Fall 2010 Math 540A

Fall 2010 Math 540A
Final Project
In this project, you will be given a three-digit integer n. (Or four-digit or five-digit, if
you so choose.) Your task is as follows: Determine as much as you can about
groups of order n.
Here are some questions that you might try to answer. Depending on your
number, you may or may not be able to answer all of them. You’re not limited to
these questions—feel free to come up with your own questions.
Classify (up to isomorphism) all abelian groups of order n. (This question is
basic—everyone in the class should be able to get this one, once we learn the
Fundamental Theorem of Finite Abelian Groups.)
Find an integer k such that a group G of order n must have a subgroup H of
order k. Is H always/sometimes/never normal in G? What are the possibilities for
the number of conjugates that H can have? What else can you determine about
the group H? What can you say about the group G/H? How many such integers k
can you find?
Is a group of order n always abelian?
Is a group of order n always simple? Sometimes simple? Never simple? (The
answer will usually, but not always, be “never.”)
Is a group of order n always solvable? Sometimes solvable? Never solvable?
(The answer will usually, but not always, be “always.”)
Construct as many nonisomorphic nonabelian groups of order n as you can.
(The semidirect product will be your friend here.) Prove that they are not
Construct a specific interesting nonabelian group of order n (perhaps using the
semidirect product or some other means) and say as much as you can about it.
What is its center? What is its commutator subgroup? What are its conjugacy
classes? What are the orders of its elements? What is its automorphism group?
For each abelian group of order n, what is its automorphism group?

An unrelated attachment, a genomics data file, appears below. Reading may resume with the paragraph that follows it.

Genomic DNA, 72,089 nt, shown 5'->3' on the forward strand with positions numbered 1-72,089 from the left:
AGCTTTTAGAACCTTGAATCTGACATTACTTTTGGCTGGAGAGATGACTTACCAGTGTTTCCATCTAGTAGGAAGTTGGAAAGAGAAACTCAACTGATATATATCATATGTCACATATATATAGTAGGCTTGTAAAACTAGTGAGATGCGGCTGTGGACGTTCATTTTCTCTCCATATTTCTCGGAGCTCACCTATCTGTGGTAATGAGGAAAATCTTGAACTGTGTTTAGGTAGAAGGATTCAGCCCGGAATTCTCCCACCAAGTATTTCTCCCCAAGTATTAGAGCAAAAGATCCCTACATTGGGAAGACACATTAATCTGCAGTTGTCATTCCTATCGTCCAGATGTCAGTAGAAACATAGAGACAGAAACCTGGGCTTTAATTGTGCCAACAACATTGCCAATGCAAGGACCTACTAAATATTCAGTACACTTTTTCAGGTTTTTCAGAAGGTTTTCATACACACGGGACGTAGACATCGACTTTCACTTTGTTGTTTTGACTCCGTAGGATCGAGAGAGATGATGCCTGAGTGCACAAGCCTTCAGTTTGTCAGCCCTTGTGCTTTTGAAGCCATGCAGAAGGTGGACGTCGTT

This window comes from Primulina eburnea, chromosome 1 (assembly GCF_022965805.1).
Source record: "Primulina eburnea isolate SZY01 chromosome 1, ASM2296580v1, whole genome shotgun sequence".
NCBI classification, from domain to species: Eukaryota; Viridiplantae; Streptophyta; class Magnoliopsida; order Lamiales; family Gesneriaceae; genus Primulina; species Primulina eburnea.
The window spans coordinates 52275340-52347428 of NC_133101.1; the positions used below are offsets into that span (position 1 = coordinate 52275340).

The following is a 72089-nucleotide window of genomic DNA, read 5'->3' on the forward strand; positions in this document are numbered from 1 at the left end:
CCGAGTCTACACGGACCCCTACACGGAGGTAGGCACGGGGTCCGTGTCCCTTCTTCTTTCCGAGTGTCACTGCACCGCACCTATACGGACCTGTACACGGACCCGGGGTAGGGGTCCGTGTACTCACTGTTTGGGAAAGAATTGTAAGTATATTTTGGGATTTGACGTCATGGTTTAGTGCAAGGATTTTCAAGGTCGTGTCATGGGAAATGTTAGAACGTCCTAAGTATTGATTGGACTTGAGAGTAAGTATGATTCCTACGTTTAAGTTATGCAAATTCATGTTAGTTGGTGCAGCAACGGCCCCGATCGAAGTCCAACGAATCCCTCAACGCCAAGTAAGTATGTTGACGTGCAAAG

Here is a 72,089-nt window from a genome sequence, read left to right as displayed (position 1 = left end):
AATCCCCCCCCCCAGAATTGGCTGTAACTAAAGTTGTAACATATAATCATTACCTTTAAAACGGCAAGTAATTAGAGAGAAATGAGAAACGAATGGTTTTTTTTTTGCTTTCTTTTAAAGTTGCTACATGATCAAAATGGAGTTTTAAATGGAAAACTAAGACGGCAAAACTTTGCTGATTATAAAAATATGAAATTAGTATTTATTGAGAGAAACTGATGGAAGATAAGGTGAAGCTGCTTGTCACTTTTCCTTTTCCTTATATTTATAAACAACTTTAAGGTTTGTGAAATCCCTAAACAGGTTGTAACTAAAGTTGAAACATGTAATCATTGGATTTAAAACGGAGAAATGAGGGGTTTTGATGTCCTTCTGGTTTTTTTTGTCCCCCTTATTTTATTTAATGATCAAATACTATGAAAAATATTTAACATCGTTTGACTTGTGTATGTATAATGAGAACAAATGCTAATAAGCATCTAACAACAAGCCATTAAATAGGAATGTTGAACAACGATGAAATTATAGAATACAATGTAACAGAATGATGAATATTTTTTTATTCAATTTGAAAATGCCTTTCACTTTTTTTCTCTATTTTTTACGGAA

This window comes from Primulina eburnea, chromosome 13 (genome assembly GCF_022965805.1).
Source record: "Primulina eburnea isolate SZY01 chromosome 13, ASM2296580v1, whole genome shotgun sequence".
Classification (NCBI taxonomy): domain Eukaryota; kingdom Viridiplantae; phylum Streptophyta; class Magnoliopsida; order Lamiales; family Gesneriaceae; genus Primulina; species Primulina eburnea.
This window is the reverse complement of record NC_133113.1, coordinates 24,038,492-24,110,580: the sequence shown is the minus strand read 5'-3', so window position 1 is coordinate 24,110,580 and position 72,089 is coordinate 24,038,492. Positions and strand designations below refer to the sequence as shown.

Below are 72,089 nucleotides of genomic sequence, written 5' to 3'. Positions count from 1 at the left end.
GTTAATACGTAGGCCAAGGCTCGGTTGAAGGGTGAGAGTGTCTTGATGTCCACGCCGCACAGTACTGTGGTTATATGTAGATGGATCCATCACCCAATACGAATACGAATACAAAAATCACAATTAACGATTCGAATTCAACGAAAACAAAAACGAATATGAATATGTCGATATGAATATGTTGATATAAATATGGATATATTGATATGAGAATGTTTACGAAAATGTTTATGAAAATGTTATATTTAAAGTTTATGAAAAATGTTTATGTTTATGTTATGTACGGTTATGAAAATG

Classify all groups of order of order n, up to isomorphism. (Except in a few
cases—such as when n is prime—this will be extremely difficult, and I will not
expect you to get that far. But if you take this as your goal, you may get some
interesting results along the way, even if you don’t achieve a full classification.)
Obviously, you should justify all of your answers.
I’m expecting that the final result will be no more than, say, 3–4 pages in length.
Instead of writing out every little last detail of every proof—that would be more
than I could possibly read—instead, give your main results and a brief summary
of how you got that result. For example, if your number is 94 and you’re
discussing simplicity, you might write:
Theorem 3. If G is a group of order 94, then G is not simple.
Proof. It follows from Sylow’s Theorem that G has a subgroup H of
order 47. Then |G:H|=2, so H is normal. Q.E.D.
If you are unhappy with your number for any reason, you may request a new
number at any time. If you can easily classify all groups of your order, then you
must request a new number.
Feel free to use any source in arriving at your answers. If you use any source
other than me or the textbook, you must cite your source.
Please feel free to work with others. But your write-up should be your own.
The paper does not have to be typed—handwritten is OK. (Although you may
type it if you want to.) Whether or not you type it, it must be legible.
Due date: The paper will be due during the final exam period.